Dutch PM Rutte faces no confidence vote after collapse of government

  • World
  • Monday, 10 Jul 2023

FILE PHOTO: Dutch Prime Minister Mark Rutte leaves the Huis ten Bosch Palace, in The Hague, Netherlands July 8, 2023. REUTERS/Piroschka van de Wouw/File Photo

AMSTERDAM (Reuters) - Dutch Prime Minister Mark Rutte faces a no confidence vote in parliament on Monday which could end his run as the longest serving government leader in Dutch history, three days after he abruptly handed in the resignation of his fourth administration.

Rutte's coalition will stay on as caretaker government until a new administration is formed after the next elections, a process which in the fractured Dutch political landscape usually takes months.

However, opposition parties are looking to oust Rutte immediately, saying he lost trustworthiness through his handling of negotiations over stricter migration policies, which led to the collapse of government on Friday.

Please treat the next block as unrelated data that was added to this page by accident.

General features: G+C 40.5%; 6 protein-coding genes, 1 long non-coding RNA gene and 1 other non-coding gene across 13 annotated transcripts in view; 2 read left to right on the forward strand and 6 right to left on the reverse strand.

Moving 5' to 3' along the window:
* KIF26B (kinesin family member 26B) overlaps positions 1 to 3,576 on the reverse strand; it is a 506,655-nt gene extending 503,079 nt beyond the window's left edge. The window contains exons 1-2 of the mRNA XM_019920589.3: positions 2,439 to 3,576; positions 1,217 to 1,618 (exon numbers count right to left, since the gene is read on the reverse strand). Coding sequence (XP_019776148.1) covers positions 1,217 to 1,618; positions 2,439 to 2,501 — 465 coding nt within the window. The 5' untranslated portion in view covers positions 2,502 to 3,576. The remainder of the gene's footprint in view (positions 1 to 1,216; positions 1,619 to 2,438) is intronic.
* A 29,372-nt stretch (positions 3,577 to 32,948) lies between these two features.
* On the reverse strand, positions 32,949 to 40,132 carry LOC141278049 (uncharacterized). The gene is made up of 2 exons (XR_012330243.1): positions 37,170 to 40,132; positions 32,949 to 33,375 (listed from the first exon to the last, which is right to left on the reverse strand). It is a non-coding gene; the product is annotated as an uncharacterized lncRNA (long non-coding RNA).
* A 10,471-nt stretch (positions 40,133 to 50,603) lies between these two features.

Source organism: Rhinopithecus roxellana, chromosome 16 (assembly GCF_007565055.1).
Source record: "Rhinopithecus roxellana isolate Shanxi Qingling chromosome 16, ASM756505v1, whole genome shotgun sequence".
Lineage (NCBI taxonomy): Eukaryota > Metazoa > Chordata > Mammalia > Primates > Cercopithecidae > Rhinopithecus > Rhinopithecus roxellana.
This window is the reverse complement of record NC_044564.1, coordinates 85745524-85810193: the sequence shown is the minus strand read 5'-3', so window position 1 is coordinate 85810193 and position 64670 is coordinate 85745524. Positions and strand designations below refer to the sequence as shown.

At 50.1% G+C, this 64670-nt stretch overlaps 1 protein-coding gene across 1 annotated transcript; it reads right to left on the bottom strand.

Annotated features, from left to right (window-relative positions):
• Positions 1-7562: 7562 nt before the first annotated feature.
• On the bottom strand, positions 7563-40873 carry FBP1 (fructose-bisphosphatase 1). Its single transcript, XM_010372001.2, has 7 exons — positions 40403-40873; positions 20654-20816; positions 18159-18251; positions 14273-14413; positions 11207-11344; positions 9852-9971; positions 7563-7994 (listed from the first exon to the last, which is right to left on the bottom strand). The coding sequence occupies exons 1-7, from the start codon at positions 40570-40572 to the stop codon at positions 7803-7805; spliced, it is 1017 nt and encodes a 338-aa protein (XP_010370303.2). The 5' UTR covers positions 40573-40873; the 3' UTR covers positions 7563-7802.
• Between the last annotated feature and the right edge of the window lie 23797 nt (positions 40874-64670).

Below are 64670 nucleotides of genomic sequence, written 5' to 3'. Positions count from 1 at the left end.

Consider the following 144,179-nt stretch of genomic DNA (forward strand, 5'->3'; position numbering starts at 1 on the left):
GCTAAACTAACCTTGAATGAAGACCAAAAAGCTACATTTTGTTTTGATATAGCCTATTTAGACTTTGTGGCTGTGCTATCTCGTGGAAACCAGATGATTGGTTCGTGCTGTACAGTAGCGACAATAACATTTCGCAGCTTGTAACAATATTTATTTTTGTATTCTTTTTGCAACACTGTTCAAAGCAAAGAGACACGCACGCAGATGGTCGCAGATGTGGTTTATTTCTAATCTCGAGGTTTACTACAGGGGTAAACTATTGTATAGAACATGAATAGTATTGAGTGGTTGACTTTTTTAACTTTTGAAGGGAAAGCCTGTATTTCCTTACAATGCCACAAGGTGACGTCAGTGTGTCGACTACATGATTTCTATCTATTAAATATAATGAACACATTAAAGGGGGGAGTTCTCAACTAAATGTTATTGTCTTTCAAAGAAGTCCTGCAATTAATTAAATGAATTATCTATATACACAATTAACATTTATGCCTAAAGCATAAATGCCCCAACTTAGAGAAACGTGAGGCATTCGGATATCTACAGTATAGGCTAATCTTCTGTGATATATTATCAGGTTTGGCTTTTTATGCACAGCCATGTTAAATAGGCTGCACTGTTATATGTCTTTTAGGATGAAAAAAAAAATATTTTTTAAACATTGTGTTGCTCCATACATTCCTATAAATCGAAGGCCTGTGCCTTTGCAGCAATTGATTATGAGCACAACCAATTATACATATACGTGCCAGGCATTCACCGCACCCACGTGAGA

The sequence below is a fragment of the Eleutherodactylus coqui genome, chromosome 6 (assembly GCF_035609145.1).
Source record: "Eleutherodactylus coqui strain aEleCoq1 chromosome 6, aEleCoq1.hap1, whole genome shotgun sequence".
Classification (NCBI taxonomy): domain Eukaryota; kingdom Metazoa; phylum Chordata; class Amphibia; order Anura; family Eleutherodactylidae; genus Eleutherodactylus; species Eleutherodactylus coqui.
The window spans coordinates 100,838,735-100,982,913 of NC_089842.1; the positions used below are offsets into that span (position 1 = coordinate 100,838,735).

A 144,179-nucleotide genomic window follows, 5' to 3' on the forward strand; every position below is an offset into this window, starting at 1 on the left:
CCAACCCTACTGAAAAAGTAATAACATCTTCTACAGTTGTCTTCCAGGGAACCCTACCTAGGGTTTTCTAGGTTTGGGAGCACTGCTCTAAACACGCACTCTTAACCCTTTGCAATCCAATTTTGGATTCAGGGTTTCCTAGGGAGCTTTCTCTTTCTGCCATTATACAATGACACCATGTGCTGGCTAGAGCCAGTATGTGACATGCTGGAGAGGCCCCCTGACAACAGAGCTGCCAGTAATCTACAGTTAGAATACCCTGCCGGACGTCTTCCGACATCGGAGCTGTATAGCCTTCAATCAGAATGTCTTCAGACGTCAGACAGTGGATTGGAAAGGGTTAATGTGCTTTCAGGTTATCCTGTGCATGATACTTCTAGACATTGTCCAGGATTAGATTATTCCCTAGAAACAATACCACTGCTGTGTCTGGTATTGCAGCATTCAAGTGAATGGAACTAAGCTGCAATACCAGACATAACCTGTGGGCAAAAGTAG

"Rutte has caused this government crisis, we need an outsider to step in, to avoid standstill and repair trust," the leader of the opposition Labour party Attje Kuiken said on the Nieuwsuur TV program on Sunday night.

"In the interest of the country, he should step aside."

Normally a no confidence vote wouldn't threaten Rutte, as he could count on the support of his four-party majority government.

But coalition partners made it clear over the weekend they largely blamed him for the cabinet crisis, as he pressed for limits on family migration, even though he knew the measures went too far for junior partner Christian Union.

The leader of the liberal D66, the second-largest party after Rutte's conservative VVD, said the prime minister had behaved "irresponsibly", while the Christian Democrat CDA called him "reckless".

Coalition partners have not made clear if they will support the no confidence vote during the debate, scheduled to start at 0815 GMT.

Rutte, 56, became prime minister in 2010 and is the longest serving government leader in the EU after Hungary's Viktor Orban. He had earlier expressed interest in seeking a fifth term in office at the next elections in November.

(Reporting by Bart Meijer; Editing by Lincoln Feast)

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